Eye For Film >> Movies >> K-Pax (2001) Film Review
Reviewed by: Angus Wolfe Murray
Meanwhile, back at the funny farm... Was it R D Laing who said that lunatics are closer to reality than so-called sane people? Scriptwriters love this kind of thing.
K-Pax is a planet and Prot comes from there. He may look like Kevin Spacey and speak articulate English, but, in fact, he's a K-Paxian who travels by light - three times the speed of, to be exact - and takes on the characteristics of whatever life form exists in situ. When he ends up in a Manhattan psychiatric hospital, with a bunch of loveable nutters, he's diagnosed as a delusionist and drugged accordingly. Except the drugs don't work.
Enter Dr Mark Powell (Jeff Bridges, at his most laconic), shrink-in-chief, who finds Prot particularly fascinating. He starts to believe him. Their relationship is at the heart of the movie. If Prot is for real and K-Pax does exist, think of what this means.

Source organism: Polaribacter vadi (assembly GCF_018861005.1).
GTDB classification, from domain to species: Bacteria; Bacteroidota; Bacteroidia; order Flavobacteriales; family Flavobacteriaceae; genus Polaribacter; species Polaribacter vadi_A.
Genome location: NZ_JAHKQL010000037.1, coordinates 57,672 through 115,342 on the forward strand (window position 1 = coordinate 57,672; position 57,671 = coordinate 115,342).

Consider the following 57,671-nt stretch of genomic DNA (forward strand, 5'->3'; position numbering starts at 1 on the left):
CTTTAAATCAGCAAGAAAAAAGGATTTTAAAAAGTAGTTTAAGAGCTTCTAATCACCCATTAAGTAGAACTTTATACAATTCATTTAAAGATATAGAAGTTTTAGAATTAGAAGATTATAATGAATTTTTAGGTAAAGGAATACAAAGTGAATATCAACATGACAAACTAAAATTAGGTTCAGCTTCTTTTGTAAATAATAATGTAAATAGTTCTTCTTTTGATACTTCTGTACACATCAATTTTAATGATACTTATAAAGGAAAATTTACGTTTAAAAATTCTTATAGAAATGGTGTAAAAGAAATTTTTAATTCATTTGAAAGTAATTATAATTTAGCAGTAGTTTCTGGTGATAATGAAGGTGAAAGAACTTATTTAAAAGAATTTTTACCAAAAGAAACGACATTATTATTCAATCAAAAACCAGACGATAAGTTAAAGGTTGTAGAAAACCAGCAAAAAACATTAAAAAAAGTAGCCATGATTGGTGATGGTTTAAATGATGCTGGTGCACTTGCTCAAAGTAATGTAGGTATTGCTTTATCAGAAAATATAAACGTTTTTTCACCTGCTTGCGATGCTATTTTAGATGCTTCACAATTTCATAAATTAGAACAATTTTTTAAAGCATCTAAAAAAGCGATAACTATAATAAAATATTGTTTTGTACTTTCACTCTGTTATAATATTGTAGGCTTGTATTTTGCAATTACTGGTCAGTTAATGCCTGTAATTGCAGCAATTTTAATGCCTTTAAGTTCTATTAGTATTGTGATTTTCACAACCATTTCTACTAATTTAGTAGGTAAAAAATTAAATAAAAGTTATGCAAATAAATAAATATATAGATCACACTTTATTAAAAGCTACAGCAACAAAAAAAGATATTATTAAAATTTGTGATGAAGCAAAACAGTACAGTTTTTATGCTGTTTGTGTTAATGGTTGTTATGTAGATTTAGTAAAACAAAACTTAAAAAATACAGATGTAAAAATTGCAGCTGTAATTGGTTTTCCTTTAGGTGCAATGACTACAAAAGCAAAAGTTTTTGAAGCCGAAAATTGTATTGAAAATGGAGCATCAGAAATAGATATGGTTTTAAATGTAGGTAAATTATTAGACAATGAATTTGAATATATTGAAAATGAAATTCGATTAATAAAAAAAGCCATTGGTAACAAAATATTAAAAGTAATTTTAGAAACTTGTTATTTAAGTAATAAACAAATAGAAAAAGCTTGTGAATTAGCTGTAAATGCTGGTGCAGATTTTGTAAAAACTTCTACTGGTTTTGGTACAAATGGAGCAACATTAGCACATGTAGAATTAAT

The question is, "So what?" Even to entertain such a thought means that something isn't working. On K-Pax, they don't have families. Sex is extremely unpleasant. There are no laws and, therefore, no lawyers. "Sometimes it's hard to imagine how you've made it this far," Prot tells Powell and then you realise that this pseudo alien is being used by the filmmakers to lecture Western civilisation on how to live its life. The World According To Prot isn't even funny. It's wise, caring, thoughtful and dull.
Powell is a workaholic, who can't talk to his eldest son and hasn't noticed that his wife is unhappy with the state of their marriage. Prot notices. Is he a messiah, or a trauma victim?
The film is so flat it runs along straight lines. Neither of the star actors, both of whom are capable of bringing dead scripts to life, have the energy to change anything. When the truth comes out and the history of Prot revealed, it doesn't matter. There is nothing left by then, but ragged ends and a great deal of scepticism.Reviewed on: 03 Apr 2002